But when Gomes didn’t work as planned, leaving aside the mental mess the team was over the course of the season, Luis Enrique had the problem of opponents who had it figured out. So they walled off Neymar, which cut off the team’s source of creativity as so much of the burden fell to the Brazilian. This isolated Suarez, and by Messi being mid/right focused, it isolated the three best attackers in football, a trio whose interplay fueled a treble.
Valverde saw this, like everyone else in the game. He began life with Neymar, and now must plan a different one. In many ways his task isn’t all that different, as he was never going to approach the game in the same way as Luis Enrique. Strangely, this made the loss of Neymar less damaging. What is also potentially interesting is that Dembele might be a better fit for what Valverde is planning than Neymar was.
For 145 million, people are expecting goals, but Dembele is an astonishing associative player and a creative force the club hasn’t had in some time. He won’t score as many goals as Neymar, though he will score some. But his presence could open up the Barça attack in ways not seen before. As a Neymar/Iniesta hybrid Suarez will get the service he has been missing as Neymar tried to beat a trio of defenders, and Messi will get the playing space he needs from movement created not only by Dembele, but by movement.
This is why, as people watched Spain and wonder why Barça can’t use Iniesta in the same way, it’s because that is impossible. Sergi Roberto is a player more suited to the way that Valverde will be approaching the control aspect of the game — smart, mobile and indefatigable, capable of covering lots of ground to retain control of the ball in a more dynamic way.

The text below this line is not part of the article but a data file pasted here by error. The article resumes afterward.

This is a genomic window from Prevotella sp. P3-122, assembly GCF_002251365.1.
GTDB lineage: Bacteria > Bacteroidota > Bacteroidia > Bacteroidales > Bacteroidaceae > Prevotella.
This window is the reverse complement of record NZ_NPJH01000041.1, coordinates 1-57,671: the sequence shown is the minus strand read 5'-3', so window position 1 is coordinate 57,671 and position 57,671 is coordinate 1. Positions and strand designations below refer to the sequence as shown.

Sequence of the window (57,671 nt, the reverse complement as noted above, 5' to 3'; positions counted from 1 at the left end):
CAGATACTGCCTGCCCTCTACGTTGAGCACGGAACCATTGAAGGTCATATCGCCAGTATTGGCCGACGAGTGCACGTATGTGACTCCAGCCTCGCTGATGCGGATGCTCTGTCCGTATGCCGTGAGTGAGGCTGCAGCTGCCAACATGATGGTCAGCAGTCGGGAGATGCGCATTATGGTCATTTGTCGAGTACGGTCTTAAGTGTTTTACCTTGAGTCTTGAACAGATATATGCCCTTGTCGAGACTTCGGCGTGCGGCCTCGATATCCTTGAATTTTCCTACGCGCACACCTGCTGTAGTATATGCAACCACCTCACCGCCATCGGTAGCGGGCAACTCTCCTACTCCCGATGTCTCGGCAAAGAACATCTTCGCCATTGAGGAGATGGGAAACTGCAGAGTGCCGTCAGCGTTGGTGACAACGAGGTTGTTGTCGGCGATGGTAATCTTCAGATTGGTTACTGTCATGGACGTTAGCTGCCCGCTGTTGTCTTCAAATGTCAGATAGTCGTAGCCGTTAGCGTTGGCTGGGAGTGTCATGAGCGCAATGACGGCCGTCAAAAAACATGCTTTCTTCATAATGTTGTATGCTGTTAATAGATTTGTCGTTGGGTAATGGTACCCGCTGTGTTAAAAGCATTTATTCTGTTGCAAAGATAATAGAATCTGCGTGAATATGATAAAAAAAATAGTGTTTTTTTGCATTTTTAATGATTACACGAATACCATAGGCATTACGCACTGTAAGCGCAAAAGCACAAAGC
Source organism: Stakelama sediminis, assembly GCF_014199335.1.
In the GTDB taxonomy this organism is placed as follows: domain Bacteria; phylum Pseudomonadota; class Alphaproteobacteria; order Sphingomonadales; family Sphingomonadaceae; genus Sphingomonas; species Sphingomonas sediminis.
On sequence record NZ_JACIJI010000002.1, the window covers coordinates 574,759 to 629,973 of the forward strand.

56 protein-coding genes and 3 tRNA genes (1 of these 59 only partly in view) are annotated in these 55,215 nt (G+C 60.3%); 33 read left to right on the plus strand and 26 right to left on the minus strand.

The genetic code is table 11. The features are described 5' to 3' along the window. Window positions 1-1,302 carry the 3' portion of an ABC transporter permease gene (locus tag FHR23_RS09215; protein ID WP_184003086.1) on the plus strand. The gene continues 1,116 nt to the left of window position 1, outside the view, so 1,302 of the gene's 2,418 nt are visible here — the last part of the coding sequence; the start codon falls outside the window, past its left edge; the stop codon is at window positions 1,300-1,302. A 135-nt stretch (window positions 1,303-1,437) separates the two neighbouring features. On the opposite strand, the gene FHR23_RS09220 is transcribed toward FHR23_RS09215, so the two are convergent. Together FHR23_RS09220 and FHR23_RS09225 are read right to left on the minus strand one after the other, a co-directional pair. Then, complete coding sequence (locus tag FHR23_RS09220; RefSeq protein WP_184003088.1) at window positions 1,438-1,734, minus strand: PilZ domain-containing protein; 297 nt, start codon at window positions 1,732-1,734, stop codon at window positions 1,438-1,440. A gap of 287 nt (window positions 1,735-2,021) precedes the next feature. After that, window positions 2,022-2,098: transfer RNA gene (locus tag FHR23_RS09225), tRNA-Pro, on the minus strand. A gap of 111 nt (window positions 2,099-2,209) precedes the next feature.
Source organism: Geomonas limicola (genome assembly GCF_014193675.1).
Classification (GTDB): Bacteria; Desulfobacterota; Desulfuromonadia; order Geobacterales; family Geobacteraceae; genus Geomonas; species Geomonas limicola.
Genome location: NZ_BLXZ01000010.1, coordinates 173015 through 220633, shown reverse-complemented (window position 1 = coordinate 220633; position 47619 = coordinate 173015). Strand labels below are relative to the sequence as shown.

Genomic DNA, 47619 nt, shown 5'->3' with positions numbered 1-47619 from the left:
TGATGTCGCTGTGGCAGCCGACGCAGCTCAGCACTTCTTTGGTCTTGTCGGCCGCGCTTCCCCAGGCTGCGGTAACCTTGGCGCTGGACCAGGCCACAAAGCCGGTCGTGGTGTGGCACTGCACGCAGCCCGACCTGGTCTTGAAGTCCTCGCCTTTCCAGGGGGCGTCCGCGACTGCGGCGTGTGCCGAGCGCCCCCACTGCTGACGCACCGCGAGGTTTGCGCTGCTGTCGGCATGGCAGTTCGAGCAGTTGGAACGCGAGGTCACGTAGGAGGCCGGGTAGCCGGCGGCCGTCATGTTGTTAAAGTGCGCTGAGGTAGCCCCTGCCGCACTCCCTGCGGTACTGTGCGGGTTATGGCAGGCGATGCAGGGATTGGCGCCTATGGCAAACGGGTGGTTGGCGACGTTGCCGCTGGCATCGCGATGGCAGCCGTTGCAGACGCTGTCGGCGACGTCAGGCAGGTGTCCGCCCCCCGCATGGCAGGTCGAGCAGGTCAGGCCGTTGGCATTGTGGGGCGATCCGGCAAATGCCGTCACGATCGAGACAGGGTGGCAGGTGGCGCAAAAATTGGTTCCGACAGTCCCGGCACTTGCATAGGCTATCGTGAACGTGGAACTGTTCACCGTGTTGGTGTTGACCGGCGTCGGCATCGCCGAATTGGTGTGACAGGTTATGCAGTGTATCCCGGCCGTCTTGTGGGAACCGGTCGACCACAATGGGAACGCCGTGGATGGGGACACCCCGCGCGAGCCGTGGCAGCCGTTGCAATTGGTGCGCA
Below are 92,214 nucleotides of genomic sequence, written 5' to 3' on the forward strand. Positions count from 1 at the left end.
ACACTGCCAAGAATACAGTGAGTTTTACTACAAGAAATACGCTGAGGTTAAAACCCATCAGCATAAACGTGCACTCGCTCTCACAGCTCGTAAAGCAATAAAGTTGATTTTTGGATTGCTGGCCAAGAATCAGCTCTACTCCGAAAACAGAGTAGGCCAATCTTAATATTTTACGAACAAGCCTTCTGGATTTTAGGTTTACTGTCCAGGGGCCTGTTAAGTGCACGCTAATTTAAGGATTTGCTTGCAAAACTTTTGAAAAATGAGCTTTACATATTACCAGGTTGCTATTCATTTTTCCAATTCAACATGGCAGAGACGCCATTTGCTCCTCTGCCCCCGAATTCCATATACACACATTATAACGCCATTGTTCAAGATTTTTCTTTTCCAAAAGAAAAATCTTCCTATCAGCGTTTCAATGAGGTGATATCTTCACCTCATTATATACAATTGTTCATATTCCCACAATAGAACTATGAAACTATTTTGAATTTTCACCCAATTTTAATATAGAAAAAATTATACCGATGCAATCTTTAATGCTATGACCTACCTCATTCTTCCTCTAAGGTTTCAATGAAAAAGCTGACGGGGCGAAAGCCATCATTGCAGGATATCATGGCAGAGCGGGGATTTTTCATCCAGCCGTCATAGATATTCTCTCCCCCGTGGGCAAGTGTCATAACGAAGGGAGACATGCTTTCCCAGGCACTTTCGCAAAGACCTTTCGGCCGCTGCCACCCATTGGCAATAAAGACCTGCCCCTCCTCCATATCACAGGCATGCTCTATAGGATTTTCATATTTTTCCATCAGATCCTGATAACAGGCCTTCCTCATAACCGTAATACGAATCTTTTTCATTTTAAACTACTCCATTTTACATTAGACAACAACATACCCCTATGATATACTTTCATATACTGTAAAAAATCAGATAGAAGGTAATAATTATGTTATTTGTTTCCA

People will see a double pivot more than purists than would like, but the creative destruction of Busquets is magic, and is most effective up the pitch as he turns possession changes into scoring chances. Paulinho will, if he works as planned, buttress Busquets’ freedom to take risks. With creative, mobile CBs such as Pique and Umtiti, coupled with Semedo on the right.
There should also be a more balanced Barça attack. For all the talk about Neymar leaving because he wanted primacy, but Luis Enrique had already handed him the keys. The primacy he craved was psychological rather than tactical. Under Luis Enrique and Neymar, Barça became a left-focused team, even more so as Messi moved more central rather than right. Note the outing when Valverde ran Semedo and Vidal at an opponent. Imagine Semedo and Deulofeu as another possibility, with Dembele and Sergi Roberto on the left.
That is a metric crap ton of theory and hope, far more than supporters who want a sure thing are willing to embrace, but uncertainly is the way of any new season. This one is no exception. A lot will have to happen, but a couple of things will make life easier.
Real Madrid is weaker. Pepe, James and Morata are gone, which takes top-quality depth from them. They made some good depth additions with the likes of Ceballos and Asensio, but in strengthing midfield they are potentially running into the same problems as Barça did: who’s gonna put the ball in the net.
Only a fool would call PSG a super-team. Yes, they picked up Neymar and Mbappe, but are still the same PSG everywhere else. That makes them beatable.
Barça already has mental fortitude. Nothing like no major silver to motivate a group of champions. And if even half of the “ifs” work out, this team will have a bright, exciting season ahead of it with a treble not entirely outisde of the realm of possibility.
The challenge for supporters will be to wash this messy transfer window and the attendant feelings of impending doom from their heads. The window wasn’t as bad as many think in that two key needs were addressed, particularly if folks such as Gomes come good. If that doesn’t happen, look for the team to make moves in the January window.
For now? Patience. Which will be the biggest challenge for everyone connected to the team, from board and technical staff to supporters.